What to Get & Where to Get It[edit]

  • In Uganda, once you have a prescription, you can get emergency contraception (the morning after pill). You can find EC at pharmacies, public sector clinics and IPPF-affiliated systems. Some of the brands you may find are P2, Pill 72, Postinor-2, Pregnon, Revoke 1.5 and Revoke 72.[6]
  • If you can't get a prescription for emergency contraception, it´s worth a try buying it at the pharmacy. It should be possible to get it though in many pharmacies. But if you cannot access it, you can use regular birth control pills as EC. You can do this with progestin-only or combined progestin-estrogen pills. For progestin-only pills, you can take Ovrette (take 40 pills within 120 hours after unprotected sex). You can also take Microval (take 50 pills within 120 hours after unprotected sex). For combined progestin-estrogen pills, remember to only take the first 21 pills in 28-day packs. You can take Neogynon (take 2 pills within 120 hours after unprotected sex and take 2 more pills 12 hours later). You can also take Lo-Femenal or Microgynon-30 (take 4 pills within 120 hours after unprotected sex and take 4 more pills 12 hours later).[7]

Warning: You should visit a pharmacy you trust. Some pharmacies (that are not vouched for) may sell fake pills. Some imported labels from Europe or the US provide a scratching field on the packing box that - when scratched with a coin- shows off a label. If the packing is intact you can be sure it contains the component you were asking for.

Costs[edit]

Sexually Transmitted Infections (STIs/STDs)[edit]

Important Notes - Learn about PEP and PrEP: If you think that you've been recently exposed to HIV (i.e. within 72 hours), seek out PEP (Post-Exposure Prophylaxis). It's a month-long treatment to prevent HIV infection after exposure, and it may be available in your city. Take PEP as soon as possible. For more information, click here. If you are at risk of HIV exposure, seek out PrEP (Pre-Exposure Prophylaxis). It's a daily oral pill that can prevent HIV infection before exposure. To learn more about PrEP, click here.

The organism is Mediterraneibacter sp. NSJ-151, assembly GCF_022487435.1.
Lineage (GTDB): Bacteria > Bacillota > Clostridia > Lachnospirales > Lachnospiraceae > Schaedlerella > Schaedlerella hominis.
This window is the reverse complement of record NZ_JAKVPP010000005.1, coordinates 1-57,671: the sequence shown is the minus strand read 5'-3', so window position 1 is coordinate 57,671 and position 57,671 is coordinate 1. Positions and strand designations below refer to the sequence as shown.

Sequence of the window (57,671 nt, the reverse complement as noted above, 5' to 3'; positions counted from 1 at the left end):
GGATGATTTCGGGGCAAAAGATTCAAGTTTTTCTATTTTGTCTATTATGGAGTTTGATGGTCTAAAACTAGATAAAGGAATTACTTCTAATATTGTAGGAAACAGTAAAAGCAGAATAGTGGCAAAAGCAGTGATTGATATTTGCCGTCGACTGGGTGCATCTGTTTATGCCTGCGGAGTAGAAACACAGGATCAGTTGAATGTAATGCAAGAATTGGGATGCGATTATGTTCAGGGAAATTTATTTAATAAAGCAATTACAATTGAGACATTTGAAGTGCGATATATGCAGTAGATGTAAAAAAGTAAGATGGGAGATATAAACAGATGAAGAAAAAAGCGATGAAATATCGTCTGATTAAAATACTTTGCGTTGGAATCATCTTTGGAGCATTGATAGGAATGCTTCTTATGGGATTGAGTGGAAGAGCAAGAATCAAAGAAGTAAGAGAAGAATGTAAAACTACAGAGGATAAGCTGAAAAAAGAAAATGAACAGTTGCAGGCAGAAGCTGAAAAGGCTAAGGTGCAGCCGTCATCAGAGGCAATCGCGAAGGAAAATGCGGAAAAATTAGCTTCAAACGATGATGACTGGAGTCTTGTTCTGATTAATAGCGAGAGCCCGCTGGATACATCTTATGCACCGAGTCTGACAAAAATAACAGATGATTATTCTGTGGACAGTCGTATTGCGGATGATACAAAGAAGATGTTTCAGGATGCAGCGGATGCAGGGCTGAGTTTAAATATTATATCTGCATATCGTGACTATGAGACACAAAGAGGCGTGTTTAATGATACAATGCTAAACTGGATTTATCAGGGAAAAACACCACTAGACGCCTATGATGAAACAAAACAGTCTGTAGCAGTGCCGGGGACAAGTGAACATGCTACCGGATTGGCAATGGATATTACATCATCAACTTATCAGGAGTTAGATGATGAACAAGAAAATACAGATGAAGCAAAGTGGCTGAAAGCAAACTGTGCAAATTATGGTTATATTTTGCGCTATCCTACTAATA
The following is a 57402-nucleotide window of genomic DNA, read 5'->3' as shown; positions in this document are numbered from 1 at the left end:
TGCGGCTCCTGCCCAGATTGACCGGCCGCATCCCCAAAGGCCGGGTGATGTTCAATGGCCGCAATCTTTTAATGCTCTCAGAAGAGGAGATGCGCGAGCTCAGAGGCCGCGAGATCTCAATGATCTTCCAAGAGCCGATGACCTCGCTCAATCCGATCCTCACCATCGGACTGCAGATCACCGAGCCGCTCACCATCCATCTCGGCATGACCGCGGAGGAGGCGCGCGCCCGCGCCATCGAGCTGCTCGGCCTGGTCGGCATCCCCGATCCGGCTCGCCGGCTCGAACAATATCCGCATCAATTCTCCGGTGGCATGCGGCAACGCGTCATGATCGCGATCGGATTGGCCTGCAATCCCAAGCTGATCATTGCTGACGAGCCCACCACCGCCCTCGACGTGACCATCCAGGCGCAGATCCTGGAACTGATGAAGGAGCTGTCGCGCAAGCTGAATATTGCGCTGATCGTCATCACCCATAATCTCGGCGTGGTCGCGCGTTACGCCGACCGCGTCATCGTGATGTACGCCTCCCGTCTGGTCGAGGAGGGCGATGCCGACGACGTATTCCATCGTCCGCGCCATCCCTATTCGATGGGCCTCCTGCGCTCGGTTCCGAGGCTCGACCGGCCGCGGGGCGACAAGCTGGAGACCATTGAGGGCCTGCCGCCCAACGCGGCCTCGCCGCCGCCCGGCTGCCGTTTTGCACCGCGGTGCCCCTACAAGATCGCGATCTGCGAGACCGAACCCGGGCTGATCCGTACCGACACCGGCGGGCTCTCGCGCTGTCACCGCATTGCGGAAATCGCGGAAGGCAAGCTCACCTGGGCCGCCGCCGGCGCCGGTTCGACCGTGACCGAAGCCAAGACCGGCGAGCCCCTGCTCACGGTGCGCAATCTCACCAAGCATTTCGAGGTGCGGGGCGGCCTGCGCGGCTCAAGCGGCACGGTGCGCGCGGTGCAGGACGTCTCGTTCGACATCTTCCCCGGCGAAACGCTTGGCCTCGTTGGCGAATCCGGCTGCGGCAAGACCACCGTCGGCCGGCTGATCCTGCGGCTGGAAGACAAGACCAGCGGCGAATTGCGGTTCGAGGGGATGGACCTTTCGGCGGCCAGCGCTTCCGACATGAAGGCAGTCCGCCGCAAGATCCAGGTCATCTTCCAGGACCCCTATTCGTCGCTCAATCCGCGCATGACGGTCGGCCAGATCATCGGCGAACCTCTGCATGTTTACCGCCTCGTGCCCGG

Laws & Social Stigmas[edit]

There are no travel or residency restrictions attached to STI status. You don't need to present any medical certificate in order to enter the country.[8]

In Uganda, as of 2015, there are 1.5 million people living with HIV and 7.1% of adults (between the ages of 15-49) are HIV positive. You can access Post-exposure prophylaxis (PEP) and Pre-exposure prophylaxis (PrEP) in Uganda. Visit the "Medications & Vaccines" section of this page for details. The HIV epidemic disproportionally impacts young women, with higher infection rates for young women than young men. According to AVERT, "Robust treatment and prevention initiatives have been implemented in recent years, leading to improved conditions for people living with HIV. Due to the implementation of antiretroviral treatment throughout the country there has been a gradual increase in the number of people living with HIV receiving treatment. In 2013, Uganda reached a tipping point whereby the number of new infections per year was less than the number of people beginning to receive antiretroviral treatment. However, as of 2015 around 40% of adults living with HIV were still not on treatment. Persistent disparities remain around who is accessing treatment and many people living with HIV experience stigma and discrimination."[9]

In Uganda, cervical cancer and HPV are also concerns for women. Each year, 3915 women in Uganda are diagnosed with cervical cancer and 2275 die from the disease. According to a 2016 report, cervical cancer is the common cancer for women in Uganda and 3.6% of women in the general population have HPV, which is a leading cause of cervical cancer. For these reasons, it's very important for women in Uganda to obtain the HPV vaccine (for more details, visit the "Medications & Vaccines" section).[10]